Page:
snurgle hork narf.

There is an ancient program on Unix-style operating systems called fortune, which selects a fortune or quote at random from the compendia of such at its disposal. It is much-beloved by most of us; I run it every time I log in, and tonight it gave me this:

If I have seen farther than others, it is because I was standing on the
shoulders of giants.
                -- Isaac Newton

In the sciences, we are now uniquely privileged to sit side by side
with the giants on whose shoulders we stand.
                -- Gerald Holton

If I have not seen as far as others, it is because giants were standing
on my shoulders.
                -- Hal Abelson

In computer science, we stand on each other's feet.
                -- Brian K. Reid
Which as with so many things is funny for just being true. Computer science is such a bizarre little field, a branch of mathematics with intense practical application, holding true to the adage that "no discipline with 'science' in the name has anything to do with science". And cogent and at least partially correct arguments can be made that much of the discipline has been stagnant for decades.

Modern copyright law.

I have now had roughly the same headache, varying in intensity, for a week. This corresponds with my chiropractor being out of town (the temporary replacement is good, but my chiropractor is exceptional), rumors of some sort of minor bug getting people sick, and...nothing much else. I feel a bit alone these days, but it was worse before the headache. Varying amounts of water, caffeine, meat, and starches seem to have had little effect. So I haven't done aikido in a week, and tomorrow I'm going to class unless I really feel I'd hurt myself. It's all very silly; I feel there's something to be done, or something to happen, or a gate for me to pass through, before I feel quite right again.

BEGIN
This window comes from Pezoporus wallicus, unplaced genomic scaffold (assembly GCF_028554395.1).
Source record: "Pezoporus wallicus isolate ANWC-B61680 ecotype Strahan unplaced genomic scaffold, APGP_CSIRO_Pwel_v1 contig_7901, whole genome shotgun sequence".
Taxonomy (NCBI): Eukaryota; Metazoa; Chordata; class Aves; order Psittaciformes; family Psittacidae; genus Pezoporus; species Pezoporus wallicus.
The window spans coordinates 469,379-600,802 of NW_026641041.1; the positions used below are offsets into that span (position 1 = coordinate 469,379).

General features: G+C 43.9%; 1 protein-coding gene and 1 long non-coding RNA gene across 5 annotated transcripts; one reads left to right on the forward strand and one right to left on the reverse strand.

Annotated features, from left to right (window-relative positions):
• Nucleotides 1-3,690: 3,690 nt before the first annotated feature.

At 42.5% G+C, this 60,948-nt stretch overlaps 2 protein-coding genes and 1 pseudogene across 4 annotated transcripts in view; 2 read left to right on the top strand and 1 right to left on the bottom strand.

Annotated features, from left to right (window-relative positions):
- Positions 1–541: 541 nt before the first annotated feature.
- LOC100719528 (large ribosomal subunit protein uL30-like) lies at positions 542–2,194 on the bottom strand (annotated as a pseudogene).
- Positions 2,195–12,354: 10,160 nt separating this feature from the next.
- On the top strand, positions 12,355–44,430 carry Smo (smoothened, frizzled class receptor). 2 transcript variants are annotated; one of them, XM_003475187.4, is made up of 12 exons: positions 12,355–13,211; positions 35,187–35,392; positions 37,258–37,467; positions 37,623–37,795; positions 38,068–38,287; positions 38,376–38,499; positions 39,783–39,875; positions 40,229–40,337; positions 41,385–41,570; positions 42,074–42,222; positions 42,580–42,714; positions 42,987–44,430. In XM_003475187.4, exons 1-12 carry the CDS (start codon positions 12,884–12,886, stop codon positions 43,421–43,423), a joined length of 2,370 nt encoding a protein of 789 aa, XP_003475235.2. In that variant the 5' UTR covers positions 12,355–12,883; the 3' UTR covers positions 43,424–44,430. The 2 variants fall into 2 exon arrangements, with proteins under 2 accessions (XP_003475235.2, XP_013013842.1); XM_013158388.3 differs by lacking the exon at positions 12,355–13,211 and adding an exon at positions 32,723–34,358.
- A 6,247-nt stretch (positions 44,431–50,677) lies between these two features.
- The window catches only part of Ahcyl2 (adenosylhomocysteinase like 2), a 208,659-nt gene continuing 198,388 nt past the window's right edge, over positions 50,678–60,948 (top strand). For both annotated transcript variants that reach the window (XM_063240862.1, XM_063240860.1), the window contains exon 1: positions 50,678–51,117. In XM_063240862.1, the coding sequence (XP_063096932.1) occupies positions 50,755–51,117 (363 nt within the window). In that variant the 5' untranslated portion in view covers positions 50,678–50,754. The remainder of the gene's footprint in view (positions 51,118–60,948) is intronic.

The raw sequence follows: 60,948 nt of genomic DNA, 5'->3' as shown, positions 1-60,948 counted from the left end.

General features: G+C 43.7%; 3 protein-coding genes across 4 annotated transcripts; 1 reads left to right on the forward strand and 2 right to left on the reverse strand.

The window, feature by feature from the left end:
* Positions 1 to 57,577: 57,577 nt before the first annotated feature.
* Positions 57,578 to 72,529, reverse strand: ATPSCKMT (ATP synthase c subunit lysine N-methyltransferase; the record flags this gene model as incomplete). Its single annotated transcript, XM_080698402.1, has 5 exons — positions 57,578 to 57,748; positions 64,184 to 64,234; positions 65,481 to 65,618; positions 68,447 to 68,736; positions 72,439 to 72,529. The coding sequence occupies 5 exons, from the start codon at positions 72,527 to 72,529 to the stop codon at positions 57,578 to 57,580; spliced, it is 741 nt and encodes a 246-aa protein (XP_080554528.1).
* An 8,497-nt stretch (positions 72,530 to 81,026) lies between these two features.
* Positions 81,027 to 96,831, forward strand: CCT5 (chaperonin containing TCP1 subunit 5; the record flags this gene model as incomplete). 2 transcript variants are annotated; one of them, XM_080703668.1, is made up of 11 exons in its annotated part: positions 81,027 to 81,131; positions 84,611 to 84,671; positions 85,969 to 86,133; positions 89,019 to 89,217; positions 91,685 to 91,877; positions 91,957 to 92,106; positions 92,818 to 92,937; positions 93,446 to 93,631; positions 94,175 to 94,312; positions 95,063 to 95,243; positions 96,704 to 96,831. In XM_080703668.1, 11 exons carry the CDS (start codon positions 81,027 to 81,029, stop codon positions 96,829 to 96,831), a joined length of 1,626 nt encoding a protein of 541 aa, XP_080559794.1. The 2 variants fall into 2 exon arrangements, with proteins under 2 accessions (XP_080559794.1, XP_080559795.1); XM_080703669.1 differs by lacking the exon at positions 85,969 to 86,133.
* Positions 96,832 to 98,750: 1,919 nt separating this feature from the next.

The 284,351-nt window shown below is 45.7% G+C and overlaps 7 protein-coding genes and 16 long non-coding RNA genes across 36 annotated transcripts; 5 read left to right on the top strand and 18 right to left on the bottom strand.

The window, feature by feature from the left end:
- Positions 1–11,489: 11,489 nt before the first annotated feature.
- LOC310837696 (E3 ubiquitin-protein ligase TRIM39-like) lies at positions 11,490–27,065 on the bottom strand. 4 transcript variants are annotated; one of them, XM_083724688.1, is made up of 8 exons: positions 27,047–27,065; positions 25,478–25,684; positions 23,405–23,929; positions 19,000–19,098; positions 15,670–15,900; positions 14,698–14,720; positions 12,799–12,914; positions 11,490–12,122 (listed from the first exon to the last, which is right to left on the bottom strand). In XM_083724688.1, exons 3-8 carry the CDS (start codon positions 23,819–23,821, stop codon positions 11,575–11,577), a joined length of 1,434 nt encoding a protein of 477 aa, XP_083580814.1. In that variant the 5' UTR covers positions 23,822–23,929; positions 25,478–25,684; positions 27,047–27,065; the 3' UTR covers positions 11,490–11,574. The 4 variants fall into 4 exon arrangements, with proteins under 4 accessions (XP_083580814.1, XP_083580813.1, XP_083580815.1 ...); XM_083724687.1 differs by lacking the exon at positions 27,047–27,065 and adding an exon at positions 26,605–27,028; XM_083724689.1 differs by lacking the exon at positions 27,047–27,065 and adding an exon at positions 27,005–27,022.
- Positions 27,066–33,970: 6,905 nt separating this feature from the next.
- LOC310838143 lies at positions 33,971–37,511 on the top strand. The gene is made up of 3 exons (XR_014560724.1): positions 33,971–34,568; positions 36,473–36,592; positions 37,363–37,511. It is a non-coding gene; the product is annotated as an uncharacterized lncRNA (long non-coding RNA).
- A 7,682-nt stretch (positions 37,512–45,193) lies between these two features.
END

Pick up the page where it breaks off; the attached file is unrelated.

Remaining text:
I gave money to KALW today, a little bit more money than I gave to KQED. I don't know about the ethics of it, but in terms of sheer economics, I listen to KALW constantly over the Internet at work, and I know that that costs money and will be one of the earlier things to disappear if they have to make budget cuts. During their pledge drive they've never mentioned KQED explicitly, but paint themselves as "the little station that does all this on a shoe string", saying that "other public radio stations" have pledge drive goals in the millions (KQED was aiming for $2 million), while KALW's is just $500,000, which astonishes me because they carry and produce locally many, many more programs. My housemate says KQED is the Cadillac of public radio stations.

I've start singing again, this time choral music with Peninsula Cantare. They're a nice and talented bunch, although I don't think I'll be with them for the 10-20 years that many of the members have. I need to motivate and go hang out with some peers.